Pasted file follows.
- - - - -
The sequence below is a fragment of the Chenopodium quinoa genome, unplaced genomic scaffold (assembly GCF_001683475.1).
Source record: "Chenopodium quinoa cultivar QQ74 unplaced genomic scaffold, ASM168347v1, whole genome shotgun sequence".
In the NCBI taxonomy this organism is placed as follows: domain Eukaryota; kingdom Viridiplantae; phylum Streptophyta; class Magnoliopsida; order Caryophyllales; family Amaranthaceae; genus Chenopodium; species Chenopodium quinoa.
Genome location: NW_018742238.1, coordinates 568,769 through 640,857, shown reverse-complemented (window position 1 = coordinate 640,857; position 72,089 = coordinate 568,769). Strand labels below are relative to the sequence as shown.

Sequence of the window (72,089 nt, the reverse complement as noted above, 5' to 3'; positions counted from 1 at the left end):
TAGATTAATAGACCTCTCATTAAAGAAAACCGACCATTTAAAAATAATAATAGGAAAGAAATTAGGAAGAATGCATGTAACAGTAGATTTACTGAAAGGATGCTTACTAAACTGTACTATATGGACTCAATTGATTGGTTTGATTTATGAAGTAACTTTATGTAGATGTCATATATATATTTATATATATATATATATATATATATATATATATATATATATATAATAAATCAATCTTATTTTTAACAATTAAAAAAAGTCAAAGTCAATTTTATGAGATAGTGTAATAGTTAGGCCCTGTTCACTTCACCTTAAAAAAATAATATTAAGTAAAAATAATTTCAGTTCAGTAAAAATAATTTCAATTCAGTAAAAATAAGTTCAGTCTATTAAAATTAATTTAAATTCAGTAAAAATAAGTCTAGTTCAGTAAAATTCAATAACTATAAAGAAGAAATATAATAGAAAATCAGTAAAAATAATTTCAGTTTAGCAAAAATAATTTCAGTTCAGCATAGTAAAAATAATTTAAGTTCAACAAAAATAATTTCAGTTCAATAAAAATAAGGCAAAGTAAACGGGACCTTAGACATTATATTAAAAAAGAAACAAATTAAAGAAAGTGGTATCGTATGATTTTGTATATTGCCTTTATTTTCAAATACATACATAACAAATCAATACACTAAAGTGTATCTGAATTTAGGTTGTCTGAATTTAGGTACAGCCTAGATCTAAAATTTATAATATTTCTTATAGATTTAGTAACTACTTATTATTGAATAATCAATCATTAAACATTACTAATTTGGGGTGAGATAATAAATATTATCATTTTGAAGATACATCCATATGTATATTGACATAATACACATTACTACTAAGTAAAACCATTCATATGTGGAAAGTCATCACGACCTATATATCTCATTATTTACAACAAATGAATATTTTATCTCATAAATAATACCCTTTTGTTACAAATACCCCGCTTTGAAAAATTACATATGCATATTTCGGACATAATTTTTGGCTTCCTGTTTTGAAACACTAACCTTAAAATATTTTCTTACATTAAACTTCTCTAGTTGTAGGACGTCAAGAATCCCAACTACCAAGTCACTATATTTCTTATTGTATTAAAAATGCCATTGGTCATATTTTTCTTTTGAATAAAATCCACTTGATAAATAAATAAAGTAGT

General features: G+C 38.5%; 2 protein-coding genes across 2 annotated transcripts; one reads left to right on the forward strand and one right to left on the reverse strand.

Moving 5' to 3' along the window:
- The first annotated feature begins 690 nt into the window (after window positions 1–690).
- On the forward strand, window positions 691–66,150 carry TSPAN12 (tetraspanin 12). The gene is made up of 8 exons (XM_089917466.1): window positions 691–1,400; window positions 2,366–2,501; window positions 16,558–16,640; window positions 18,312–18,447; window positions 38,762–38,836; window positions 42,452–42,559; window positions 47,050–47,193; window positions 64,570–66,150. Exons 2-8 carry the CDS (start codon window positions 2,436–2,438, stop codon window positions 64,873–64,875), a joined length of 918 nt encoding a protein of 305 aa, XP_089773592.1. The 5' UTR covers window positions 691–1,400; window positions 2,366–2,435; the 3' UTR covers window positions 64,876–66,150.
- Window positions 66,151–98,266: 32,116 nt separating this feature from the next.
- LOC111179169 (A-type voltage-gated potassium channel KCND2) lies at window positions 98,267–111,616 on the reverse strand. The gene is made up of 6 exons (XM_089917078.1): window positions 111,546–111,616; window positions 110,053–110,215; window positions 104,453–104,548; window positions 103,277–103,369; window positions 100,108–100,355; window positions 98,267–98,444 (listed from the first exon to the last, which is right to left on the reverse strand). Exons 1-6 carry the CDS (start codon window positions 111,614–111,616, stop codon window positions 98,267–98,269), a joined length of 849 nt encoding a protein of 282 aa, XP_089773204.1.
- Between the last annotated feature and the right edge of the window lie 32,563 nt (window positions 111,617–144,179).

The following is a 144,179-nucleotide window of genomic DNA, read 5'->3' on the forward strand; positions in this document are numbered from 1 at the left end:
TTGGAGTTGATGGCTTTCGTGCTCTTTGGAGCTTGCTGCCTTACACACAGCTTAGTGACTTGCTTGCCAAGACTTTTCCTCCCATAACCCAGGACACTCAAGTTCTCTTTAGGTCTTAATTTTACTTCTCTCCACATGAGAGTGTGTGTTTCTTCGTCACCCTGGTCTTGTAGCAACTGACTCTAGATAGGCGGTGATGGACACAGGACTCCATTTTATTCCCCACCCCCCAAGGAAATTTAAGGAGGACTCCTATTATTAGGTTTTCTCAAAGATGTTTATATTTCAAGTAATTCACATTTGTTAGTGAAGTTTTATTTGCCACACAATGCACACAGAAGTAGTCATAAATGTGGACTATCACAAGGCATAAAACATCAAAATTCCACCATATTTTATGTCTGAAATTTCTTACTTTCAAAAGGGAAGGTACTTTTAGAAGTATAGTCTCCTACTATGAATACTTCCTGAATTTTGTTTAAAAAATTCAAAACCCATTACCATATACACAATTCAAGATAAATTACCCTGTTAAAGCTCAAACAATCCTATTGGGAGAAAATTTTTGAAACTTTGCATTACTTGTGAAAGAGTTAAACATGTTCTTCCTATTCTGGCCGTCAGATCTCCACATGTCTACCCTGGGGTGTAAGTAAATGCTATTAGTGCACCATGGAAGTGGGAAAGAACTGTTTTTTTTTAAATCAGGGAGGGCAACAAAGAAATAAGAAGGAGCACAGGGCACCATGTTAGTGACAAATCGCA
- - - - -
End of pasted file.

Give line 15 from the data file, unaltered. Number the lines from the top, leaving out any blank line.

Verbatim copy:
TTGGAGTTGATGGCTTTCGTGCTCTTTGGAGCTTGCTGCCTTACACACAGCTTAGTGACTTGCTTGCCAAGACTTTTCCTCCCATAACCCAGGACACTCAAGTTCTCTTTAGGTCTTAATTTTACTTCTCTCCACATGAGAGTGTGTGTTTCTTCGTCACCCTGGTCTTGTAGCAACTGACTCTAGATAGGCGGTGATGGACACAGGACTCCATTTTATTCCCCACCCCCCAAGGAAATTTAAGGAGGACTCCTATTATTAGGTTTTCTCAAAGATGTTTATATTTCAAGTAATTCACATTTGTTAGTGAAGTTTTATTTGCCACACAATGCACACAGAAGTAGTCATAAATGTGGACTATCACAAGGCATAAAACATCAAAATTCCACCATATTTTATGTCTGAAATTTCTTACTTTCAAAAGGGAAGGTACTTTTAGAAGTATAGTCTCCTACTATGAATACTTCCTGAATTTTGTTTAAAAAATTCAAAACCCATTACCATATACACAATTCAAGATAAATTACCCTGTTAAAGCTCAAACAATCCTATTGGGAGAAAATTTTTGAAACTTTGCATTACTTGTGAAAGAGTTAAACATGTTCTTCCTATTCTGGCCGTCAGATCTCCACATGTCTACCCTGGGGTGTAAGTAAATGCTATTAGTGCACCATGGAAGTGGGAAAGAACTGTTTTTTTTTAAATCAGGGAGGGCAACAAAGAAATAAGAAGGAGCACAGGGCACCATGTTAGTGACAAATCGCA